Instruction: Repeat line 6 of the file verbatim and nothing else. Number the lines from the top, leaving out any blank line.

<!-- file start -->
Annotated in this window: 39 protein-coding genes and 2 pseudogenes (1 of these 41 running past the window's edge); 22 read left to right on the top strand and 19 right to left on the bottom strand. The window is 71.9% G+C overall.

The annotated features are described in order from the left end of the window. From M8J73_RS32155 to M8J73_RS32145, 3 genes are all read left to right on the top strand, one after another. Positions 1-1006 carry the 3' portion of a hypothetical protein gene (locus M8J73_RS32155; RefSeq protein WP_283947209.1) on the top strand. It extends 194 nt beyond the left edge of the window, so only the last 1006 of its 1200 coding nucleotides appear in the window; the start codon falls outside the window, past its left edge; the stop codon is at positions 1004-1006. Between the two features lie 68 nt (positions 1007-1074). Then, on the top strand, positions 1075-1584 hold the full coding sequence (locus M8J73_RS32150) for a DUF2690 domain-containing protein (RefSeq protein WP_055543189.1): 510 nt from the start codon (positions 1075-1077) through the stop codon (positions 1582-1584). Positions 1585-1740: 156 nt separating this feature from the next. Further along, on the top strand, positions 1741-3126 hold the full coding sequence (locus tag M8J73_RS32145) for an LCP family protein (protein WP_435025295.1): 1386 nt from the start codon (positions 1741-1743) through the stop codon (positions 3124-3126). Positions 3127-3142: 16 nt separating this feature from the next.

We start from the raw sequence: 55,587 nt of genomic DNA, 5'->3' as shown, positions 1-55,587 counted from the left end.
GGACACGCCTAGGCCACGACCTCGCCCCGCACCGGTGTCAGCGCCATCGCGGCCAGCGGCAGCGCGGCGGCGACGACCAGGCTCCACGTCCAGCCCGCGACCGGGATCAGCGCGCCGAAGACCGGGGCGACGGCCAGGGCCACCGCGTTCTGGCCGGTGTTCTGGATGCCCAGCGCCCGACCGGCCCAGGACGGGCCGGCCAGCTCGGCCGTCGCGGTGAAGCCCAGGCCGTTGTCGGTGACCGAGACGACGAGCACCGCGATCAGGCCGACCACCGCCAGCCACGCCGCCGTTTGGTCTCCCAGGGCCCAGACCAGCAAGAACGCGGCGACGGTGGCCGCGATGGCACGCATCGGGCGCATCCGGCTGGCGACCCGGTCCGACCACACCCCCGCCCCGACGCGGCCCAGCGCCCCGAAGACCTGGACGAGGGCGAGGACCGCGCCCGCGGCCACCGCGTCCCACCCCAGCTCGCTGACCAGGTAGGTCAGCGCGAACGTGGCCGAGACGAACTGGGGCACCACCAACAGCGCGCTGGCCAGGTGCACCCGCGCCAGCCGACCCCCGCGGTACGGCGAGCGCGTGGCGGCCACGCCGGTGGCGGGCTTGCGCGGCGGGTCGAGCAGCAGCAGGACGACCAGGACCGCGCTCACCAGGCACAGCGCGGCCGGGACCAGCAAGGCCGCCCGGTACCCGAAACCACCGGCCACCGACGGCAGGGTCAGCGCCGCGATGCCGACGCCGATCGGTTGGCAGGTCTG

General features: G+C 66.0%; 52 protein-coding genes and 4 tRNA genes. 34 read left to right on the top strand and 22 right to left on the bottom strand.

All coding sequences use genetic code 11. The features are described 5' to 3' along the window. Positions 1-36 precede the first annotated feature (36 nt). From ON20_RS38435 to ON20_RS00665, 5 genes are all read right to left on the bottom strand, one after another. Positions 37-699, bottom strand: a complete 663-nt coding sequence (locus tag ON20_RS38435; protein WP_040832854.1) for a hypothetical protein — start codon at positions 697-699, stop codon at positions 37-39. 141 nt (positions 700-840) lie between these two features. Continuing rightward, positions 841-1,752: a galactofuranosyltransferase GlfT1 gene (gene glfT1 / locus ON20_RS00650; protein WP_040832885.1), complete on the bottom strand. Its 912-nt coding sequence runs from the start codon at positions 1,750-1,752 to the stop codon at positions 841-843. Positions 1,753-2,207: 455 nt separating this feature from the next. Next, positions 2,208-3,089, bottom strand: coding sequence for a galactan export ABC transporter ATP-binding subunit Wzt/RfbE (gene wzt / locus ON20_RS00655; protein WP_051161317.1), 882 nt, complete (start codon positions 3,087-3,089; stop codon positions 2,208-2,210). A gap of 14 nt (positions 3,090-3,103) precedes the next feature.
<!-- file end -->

All coding sequences use genetic code 11. The features are described 5' to 3' along the window. Positions 1-36 precede the first annotated feature (36 nt). From ON20_RS38435 to ON20_RS00665, 5 genes are all read right to left on the bottom strand, one after another. Positions 37-699, bottom strand: a complete 663-nt coding sequence (locus tag ON20_RS38435; protein WP_040832854.1) for a hypothetical protein — start codon at positions 697-699, stop codon at positions 37-39. 141 nt (positions 700-840) lie between these two features. Continuing rightward, positions 841-1,752: a galactofuranosyltransferase GlfT1 gene (gene glfT1 / locus ON20_RS00650; protein WP_040832885.1), complete on the bottom strand. Its 912-nt coding sequence runs from the start codon at positions 1,750-1,752 to the stop codon at positions 841-843. Positions 1,753-2,207: 455 nt separating this feature from the next. Next, positions 2,208-3,089, bottom strand: coding sequence for a galactan export ABC transporter ATP-binding subunit Wzt/RfbE (gene wzt / locus ON20_RS00655; protein WP_051161317.1), 882 nt, complete (start codon positions 3,087-3,089; stop codon positions 2,208-2,210). A gap of 14 nt (positions 3,090-3,103) precedes the next feature.